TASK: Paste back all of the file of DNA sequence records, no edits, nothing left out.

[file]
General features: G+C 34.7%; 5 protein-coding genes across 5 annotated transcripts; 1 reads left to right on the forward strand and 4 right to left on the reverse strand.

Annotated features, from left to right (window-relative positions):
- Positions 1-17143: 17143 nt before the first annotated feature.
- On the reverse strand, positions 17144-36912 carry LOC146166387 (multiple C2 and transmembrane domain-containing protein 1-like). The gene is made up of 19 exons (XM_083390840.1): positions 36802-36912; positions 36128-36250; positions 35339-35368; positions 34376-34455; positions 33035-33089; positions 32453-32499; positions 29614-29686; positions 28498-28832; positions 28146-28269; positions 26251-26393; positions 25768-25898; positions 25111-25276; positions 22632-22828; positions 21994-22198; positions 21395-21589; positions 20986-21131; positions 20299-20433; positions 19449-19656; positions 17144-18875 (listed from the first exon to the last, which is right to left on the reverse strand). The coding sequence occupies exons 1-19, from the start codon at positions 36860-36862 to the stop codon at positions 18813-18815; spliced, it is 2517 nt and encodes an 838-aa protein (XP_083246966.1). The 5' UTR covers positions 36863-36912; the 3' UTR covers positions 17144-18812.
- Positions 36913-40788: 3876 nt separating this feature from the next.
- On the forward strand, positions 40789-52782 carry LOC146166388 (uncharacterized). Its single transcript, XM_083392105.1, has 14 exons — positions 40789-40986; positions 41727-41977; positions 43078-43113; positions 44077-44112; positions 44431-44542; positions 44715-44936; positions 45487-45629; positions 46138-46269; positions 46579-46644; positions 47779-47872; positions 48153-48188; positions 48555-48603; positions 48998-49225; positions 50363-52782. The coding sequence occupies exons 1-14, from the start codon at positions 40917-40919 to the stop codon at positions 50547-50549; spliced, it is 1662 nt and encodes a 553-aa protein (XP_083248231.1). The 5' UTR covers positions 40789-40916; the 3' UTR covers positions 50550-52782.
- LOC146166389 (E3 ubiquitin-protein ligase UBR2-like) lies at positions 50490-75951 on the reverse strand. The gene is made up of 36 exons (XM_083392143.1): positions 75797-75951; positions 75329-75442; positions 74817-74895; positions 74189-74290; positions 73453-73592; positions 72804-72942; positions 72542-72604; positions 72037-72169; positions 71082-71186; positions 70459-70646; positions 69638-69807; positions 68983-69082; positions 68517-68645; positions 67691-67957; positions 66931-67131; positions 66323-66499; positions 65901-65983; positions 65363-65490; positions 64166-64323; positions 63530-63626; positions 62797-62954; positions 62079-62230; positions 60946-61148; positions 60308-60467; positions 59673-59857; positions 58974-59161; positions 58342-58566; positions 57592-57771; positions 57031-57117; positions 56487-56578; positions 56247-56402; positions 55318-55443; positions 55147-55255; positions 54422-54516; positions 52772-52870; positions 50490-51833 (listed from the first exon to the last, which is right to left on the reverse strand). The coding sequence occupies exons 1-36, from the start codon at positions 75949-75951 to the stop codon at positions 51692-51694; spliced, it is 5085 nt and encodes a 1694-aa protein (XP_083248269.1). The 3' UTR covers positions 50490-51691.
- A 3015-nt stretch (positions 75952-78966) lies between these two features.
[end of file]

General features: G+C 34.7%; 5 protein-coding genes across 5 annotated transcripts; 1 reads left to right on the forward strand and 4 right to left on the reverse strand.

Annotated features, from left to right (window-relative positions):
- Positions 1-17143: 17143 nt before the first annotated feature.
- On the reverse strand, positions 17144-36912 carry LOC146166387 (multiple C2 and transmembrane domain-containing protein 1-like). The gene is made up of 19 exons (XM_083390840.1): positions 36802-36912; positions 36128-36250; positions 35339-35368; positions 34376-34455; positions 33035-33089; positions 32453-32499; positions 29614-29686; positions 28498-28832; positions 28146-28269; positions 26251-26393; positions 25768-25898; positions 25111-25276; positions 22632-22828; positions 21994-22198; positions 21395-21589; positions 20986-21131; positions 20299-20433; positions 19449-19656; positions 17144-18875 (listed from the first exon to the last, which is right to left on the reverse strand). The coding sequence occupies exons 1-19, from the start codon at positions 36860-36862 to the stop codon at positions 18813-18815; spliced, it is 2517 nt and encodes an 838-aa protein (XP_083246966.1). The 5' UTR covers positions 36863-36912; the 3' UTR covers positions 17144-18812.
- Positions 36913-40788: 3876 nt separating this feature from the next.
- On the forward strand, positions 40789-52782 carry LOC146166388 (uncharacterized). Its single transcript, XM_083392105.1, has 14 exons — positions 40789-40986; positions 41727-41977; positions 43078-43113; positions 44077-44112; positions 44431-44542; positions 44715-44936; positions 45487-45629; positions 46138-46269; positions 46579-46644; positions 47779-47872; positions 48153-48188; positions 48555-48603; positions 48998-49225; positions 50363-52782. The coding sequence occupies exons 1-14, from the start codon at positions 40917-40919 to the stop codon at positions 50547-50549; spliced, it is 1662 nt and encodes a 553-aa protein (XP_083248231.1). The 5' UTR covers positions 40789-40916; the 3' UTR covers positions 50550-52782.
- LOC146166389 (E3 ubiquitin-protein ligase UBR2-like) lies at positions 50490-75951 on the reverse strand. The gene is made up of 36 exons (XM_083392143.1): positions 75797-75951; positions 75329-75442; positions 74817-74895; positions 74189-74290; positions 73453-73592; positions 72804-72942; positions 72542-72604; positions 72037-72169; positions 71082-71186; positions 70459-70646; positions 69638-69807; positions 68983-69082; positions 68517-68645; positions 67691-67957; positions 66931-67131; positions 66323-66499; positions 65901-65983; positions 65363-65490; positions 64166-64323; positions 63530-63626; positions 62797-62954; positions 62079-62230; positions 60946-61148; positions 60308-60467; positions 59673-59857; positions 58974-59161; positions 58342-58566; positions 57592-57771; positions 57031-57117; positions 56487-56578; positions 56247-56402; positions 55318-55443; positions 55147-55255; positions 54422-54516; positions 52772-52870; positions 50490-51833 (listed from the first exon to the last, which is right to left on the reverse strand). The coding sequence occupies exons 1-36, from the start codon at positions 75949-75951 to the stop codon at positions 51692-51694; spliced, it is 5085 nt and encodes a 1694-aa protein (XP_083248269.1). The 3' UTR covers positions 50490-51691.
- A 3015-nt stretch (positions 75952-78966) lies between these two features.